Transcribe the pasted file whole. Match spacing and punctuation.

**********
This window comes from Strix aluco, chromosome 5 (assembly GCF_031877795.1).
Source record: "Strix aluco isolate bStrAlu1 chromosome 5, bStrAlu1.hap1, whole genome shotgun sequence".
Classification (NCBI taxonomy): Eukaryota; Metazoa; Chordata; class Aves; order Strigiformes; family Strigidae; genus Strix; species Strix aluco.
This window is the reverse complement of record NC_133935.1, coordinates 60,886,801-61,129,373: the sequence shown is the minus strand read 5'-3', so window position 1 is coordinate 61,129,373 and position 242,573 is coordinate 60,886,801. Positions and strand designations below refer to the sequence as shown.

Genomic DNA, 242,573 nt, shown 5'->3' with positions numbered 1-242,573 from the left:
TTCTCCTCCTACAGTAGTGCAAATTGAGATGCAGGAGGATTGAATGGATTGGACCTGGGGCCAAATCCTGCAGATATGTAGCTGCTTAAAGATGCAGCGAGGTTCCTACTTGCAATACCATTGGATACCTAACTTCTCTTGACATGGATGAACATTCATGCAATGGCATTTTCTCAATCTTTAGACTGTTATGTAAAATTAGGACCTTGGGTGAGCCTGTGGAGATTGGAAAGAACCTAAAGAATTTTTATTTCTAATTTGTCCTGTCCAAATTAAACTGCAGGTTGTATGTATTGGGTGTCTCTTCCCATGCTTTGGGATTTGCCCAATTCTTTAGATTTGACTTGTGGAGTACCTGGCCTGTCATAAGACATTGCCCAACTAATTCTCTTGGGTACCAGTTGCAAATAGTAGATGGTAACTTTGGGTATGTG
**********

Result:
This window comes from Strix aluco, chromosome 5 (assembly GCF_031877795.1).
Source record: "Strix aluco isolate bStrAlu1 chromosome 5, bStrAlu1.hap1, whole genome shotgun sequence".
Classification (NCBI taxonomy): Eukaryota; Metazoa; Chordata; class Aves; order Strigiformes; family Strigidae; genus Strix; species Strix aluco.
This window is the reverse complement of record NC_133935.1, coordinates 60,886,801-61,129,373: the sequence shown is the minus strand read 5'-3', so window position 1 is coordinate 61,129,373 and position 242,573 is coordinate 60,886,801. Positions and strand designations below refer to the sequence as shown.

Genomic DNA, 242,573 nt, shown 5'->3' with positions numbered 1-242,573 from the left:
TTCTCCTCCTACAGTAGTGCAAATTGAGATGCAGGAGGATTGAATGGATTGGACCTGGGGCCAAATCCTGCAGATATGTAGCTGCTTAAAGATGCAGCGAGGTTCCTACTTGCAATACCATTGGATACCTAACTTCTCTTGACATGGATGAACATTCATGCAATGGCATTTTCTCAATCTTTAGACTGTTATGTAAAATTAGGACCTTGGGTGAGCCTGTGGAGATTGGAAAGAACCTAAAGAATTTTTATTTCTAATTTGTCCTGTCCAAATTAAACTGCAGGTTGTATGTATTGGGTGTCTCTTCCCATGCTTTGGGATTTGCCCAATTCTTTAGATTTGACTTGTGGAGTACCTGGCCTGTCATAAGACATTGCCCAACTAATTCTCTTGGGTACCAGTTGCAAATAGTAGATGGTAACTTTGGGTATGTG